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Mathematics is a poem. It is a lucid, sensual, precise exposition of beautiful ideas directed to specific goals. It is worthwhile to have as broad a cross-section of mankind as possible be conversant with what goes on in mathematics. Just as everyone knows that the Internet is a powerful and important tool for communication, so everyone should know that the Poincaré conjecture gives us important information about the shape of our universe. Just as every responsible citizen realizes that the mass-production automobile was pioneered by Henry Ford, so everyone should know that the P/NP problem has implications for security and data manipulation that will affect everyone. This book endeavors to tell the story of the modern impact of mathematics, of its trials and triumphs and insights, in language that can be appreciated by a broad audience. It endeavors to show what mathematics means for our lives, how it impacts all of us, and what new thoughts it should cause us to entertain. It introduces new vistas of mathematical ideas and shares the excitement of new ideas freshly minted. It discusses the significance and impact of these ideas, and gives them meaning that will travel well and cause people to reconsider their place in the universe. Mathematics is one of mankind's oldest disciplines. Along with philosophy, it has shaped the very modus of human thought. And it continues to do so. To be unaware of modern mathematics is to miss out on a large slice of life. It is to be left out of essential modern developments. We want to address this point, and do something about it. This is a book to make mathematics exciting for people of all interests and all walks of life. Mathematics is exhilarating, it is ennobling, it is uplifting, and it is fascinating. We want to show people this part of our world, and to get them to travel new paths.
Every time we download music, take a flight across the Atlantic or talk on our cell phones, we are relying on great mathematical inventions. In The Number Mysteries, one of our generation's foremost mathematicians Marcus du Sautoy offers a playful and accessible examination of numbers and how, despite efforts of the greatest minds, the most fundamental puzzles of nature remain unsolved. Du Sautoy tells about the quest to predict the future—from the flight of asteroids to an impending storm, from bending a ball like Beckham to forecasting population growth. He brings to life the beauty behind five mathematical puzzles that have contributed to our understanding of the world around us and have helped develop the technology to cope with it. With loads of games to play and puzzles to solve, this is a math book for everyone.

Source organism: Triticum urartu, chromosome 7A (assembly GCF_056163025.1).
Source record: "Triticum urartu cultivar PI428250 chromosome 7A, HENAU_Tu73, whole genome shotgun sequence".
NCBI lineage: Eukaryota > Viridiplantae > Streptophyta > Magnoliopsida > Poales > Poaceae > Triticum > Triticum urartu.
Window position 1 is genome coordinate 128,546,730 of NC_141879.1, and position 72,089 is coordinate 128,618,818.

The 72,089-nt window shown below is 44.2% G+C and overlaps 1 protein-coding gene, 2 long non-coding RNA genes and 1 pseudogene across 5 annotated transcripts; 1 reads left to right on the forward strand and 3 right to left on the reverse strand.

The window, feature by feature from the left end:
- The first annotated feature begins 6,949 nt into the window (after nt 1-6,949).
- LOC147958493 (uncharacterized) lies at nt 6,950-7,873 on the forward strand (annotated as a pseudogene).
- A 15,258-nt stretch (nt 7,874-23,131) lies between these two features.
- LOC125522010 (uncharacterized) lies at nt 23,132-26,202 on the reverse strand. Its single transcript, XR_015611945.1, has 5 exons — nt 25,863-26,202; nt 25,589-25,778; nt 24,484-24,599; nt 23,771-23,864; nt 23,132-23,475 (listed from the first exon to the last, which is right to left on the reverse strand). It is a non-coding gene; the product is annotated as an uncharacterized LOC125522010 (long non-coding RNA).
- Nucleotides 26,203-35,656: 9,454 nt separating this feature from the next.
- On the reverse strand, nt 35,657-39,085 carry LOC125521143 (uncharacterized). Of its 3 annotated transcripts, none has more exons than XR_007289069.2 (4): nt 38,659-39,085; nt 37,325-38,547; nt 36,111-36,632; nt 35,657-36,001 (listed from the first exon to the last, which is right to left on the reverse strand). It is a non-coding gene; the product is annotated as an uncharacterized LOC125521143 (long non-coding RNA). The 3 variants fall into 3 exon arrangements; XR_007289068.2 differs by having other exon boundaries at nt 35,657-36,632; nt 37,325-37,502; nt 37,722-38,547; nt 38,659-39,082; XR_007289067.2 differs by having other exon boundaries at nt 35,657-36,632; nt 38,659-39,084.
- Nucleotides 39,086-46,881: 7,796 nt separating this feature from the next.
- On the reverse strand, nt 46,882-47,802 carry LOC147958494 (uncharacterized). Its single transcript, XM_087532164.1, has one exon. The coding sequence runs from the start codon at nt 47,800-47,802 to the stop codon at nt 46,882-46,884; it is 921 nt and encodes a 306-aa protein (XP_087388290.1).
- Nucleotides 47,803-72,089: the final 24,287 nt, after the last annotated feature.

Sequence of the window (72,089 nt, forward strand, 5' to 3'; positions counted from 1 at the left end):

Few American lives have been as celebrated--or as closely scrutinized--as that of Benjamin Franklin. Yet until now Franklin's biographers have downplayed his interest in mathematics, at best portraying it as the idle musings of a brilliant and ever-restless mind. In Benjamin Franklin's Numbers, Paul Pasles reveals a side of the iconic statesman, scientist, and writer that few Americans know--his mathematical side. In fact, Franklin indulged in many areas of mathematics, including number theory, geometry, statistics, and economics. In this generously illustrated book, Pasles gives us the first mathematical biography of Benjamin Franklin. He draws upon previously unknown sources to illustrate Franklin's genius for numbers as never before. Magic squares and circles were a lifelong fascination of Franklin's. Here, for the first time, Pasles gathers every one of these marvelous creations together in one place. He explains the mathematics behind them and Franklin's hugely popular Poor Richard's Almanac, which featured such things as population estimates and a host of mathematical digressions. Pasles even includes optional math problems that challenge readers to match wits with the bespectacled Founding Father himself. Written for a general audience, this book assumes no technical skills beyond basic arithmetic. Benjamin Franklin's Numbers is a delightful blend of biography, history, and popular mathematics. If you think you already know Franklin's story, this entertaining and richly detailed book will make you think again.
An out-of-control mathematical equation, taking on a life of its own and growing by the minute, threatens a nuclear holocaust. To save the world, a courageous young scientist and his dog brave blizzard and heights to discover and apply the insights of famed mathematician Wolfgang von Garbol. Along the way, they encounter a fatally beautiful, brilliant, mysterious woman. With its fast pacing, playful drawings, witty text, and geometric symmetry, this story will delight geeks of all ages.
MATHEMATICS: A PRACTICAL ODYSSEY, 8th Edition demonstrates mathematics' usefulness and relevance to students' daily lives through topics such as calculating interest and understanding voting systems. Well known for its clear writing and unique variety of topics, the text emphasizes problem-solving skills, practical applications, and the history of mathematics, and unveils the relevance of mathematics and its human aspect to students. To offer flexibility in content, the book contains more information than might be covered in a one-term course. In addition, the chapters are independent of each other, further enabling instructors to select the ideal topics for their courses. Important Notice: Media content referenced within the product description or the product text may not be available in the ebook version.